tech memories


Beth
 

I wrote an introduction in which I got the memories of Apple and Echo synthesis, but what about those of you who remember Napster? Who remembers any of the old MP3 players from the past?
Now, I was wondering who would be privy to a book review? This is a book review on a technological subject: the MP3 and music revolution. We all love music, I"m sure, around here. So this book is available on Bard, so if you have a patronage with the Talking Book service in the NLS program, you can access this audio book. I found myself fascinated by this book, and someone mentioned Philips. Yes, they're famous for shavers, funny Gerald mentioned that. Anyway Philips was indeed a conglomerate and they tried to harness what two German engineers invented, forcing them to use a certain filtering bay. But this book covers an entire history behind MP3 piracy, which I would have been a victim of thanks to the RIAA, if Project Hubcap had been going on longer than it did. I'm a confessed downloader of music, but I absolutely can't afford music files from iTunes, and have been yelled at. By none other than Dad, so unfortunately, piracy in its weirdest form seems to have been the only way I can stream music. Also, this book covers what Spotify and other subscriptions do, and we meet a lot of people who have shaped the music industry as we know it today. Thank God, we don't need CD's and yeah, it gets better. It was an older executive called Doug Morris who came up with ideas for bringing in more revenue for music artists. Anyhow, I would recommend this book to any piracy or any music enthusiasts out there.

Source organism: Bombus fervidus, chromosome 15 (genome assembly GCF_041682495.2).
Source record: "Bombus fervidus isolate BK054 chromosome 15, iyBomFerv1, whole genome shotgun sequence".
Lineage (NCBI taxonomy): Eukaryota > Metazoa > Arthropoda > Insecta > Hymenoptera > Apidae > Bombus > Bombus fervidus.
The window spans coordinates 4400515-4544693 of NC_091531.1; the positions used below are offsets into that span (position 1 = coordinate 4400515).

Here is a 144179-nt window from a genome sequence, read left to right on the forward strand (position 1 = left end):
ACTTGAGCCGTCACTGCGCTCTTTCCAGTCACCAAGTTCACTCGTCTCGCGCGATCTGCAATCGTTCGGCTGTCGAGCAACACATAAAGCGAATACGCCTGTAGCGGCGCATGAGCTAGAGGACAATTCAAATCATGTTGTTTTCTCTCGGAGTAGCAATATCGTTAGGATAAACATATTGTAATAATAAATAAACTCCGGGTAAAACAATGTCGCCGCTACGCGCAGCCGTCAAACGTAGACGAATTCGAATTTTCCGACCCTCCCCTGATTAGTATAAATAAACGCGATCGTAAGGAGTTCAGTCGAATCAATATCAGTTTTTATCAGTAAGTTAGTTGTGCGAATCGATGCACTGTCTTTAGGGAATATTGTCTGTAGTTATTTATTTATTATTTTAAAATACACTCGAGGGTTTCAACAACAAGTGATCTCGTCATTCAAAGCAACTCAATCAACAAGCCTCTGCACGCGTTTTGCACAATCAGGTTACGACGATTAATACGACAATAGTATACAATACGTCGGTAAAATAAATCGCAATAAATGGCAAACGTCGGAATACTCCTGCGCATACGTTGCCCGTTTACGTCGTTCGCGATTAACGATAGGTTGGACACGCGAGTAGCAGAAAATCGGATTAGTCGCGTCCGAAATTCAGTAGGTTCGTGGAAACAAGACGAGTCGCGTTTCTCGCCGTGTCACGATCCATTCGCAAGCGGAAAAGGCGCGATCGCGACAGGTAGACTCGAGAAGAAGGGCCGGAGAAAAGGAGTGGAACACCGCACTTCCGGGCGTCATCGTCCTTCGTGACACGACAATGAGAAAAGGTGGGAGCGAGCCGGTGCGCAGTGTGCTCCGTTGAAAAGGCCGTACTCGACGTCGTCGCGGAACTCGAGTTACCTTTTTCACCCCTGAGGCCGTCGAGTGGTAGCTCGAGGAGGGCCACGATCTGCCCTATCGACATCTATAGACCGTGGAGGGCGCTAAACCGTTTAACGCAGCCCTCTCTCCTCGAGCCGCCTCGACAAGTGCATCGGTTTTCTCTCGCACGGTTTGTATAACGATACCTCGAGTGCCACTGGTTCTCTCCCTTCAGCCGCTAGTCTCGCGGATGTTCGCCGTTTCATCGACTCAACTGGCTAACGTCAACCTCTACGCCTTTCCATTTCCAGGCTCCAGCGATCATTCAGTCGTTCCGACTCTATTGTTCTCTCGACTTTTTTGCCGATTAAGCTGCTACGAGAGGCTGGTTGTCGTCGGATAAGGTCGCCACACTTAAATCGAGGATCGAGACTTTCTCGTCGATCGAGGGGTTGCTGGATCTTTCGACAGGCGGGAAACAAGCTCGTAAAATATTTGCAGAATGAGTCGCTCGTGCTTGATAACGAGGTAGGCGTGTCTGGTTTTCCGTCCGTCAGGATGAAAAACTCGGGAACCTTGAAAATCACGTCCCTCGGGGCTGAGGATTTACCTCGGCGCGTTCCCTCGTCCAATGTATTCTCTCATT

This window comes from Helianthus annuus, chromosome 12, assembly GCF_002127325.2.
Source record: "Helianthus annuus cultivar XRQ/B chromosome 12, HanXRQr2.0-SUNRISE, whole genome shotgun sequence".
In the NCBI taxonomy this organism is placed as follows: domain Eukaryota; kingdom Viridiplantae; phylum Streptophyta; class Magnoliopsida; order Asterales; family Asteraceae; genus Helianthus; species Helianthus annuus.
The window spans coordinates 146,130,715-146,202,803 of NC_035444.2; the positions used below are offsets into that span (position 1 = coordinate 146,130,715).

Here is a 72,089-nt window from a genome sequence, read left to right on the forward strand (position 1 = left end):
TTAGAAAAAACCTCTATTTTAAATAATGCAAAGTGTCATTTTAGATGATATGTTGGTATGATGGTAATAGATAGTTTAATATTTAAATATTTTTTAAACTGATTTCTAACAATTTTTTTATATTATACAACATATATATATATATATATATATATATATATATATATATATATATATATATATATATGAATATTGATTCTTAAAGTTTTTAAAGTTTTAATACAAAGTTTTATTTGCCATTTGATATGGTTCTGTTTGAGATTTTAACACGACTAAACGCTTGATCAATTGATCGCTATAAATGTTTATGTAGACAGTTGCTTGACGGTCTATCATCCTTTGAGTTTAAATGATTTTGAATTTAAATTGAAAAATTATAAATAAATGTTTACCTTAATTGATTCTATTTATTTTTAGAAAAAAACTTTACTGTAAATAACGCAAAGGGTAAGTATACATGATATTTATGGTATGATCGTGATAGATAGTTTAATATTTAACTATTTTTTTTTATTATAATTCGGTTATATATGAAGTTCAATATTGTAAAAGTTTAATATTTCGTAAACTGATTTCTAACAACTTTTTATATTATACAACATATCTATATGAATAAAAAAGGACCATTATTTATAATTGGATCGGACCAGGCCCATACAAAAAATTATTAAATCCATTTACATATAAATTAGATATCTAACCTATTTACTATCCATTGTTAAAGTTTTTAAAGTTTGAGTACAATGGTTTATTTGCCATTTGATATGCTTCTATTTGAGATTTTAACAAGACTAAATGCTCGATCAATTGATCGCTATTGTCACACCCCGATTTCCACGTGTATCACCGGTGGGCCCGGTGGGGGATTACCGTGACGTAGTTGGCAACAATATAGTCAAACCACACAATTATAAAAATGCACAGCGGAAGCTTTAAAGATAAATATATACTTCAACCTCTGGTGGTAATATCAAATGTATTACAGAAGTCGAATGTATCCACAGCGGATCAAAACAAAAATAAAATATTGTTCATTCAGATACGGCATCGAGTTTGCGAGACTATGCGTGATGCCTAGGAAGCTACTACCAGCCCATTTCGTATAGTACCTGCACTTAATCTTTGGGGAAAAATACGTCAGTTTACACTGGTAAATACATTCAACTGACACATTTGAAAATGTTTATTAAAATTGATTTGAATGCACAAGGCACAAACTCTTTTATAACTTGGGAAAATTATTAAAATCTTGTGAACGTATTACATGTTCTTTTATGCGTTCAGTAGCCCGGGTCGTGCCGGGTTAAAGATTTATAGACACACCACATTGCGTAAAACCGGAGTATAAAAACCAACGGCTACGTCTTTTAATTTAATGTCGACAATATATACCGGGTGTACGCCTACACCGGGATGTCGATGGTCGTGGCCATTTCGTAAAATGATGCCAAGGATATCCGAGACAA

Enjoy if you dare,
Beth

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Beth Taurasi, Windows 10 edition,
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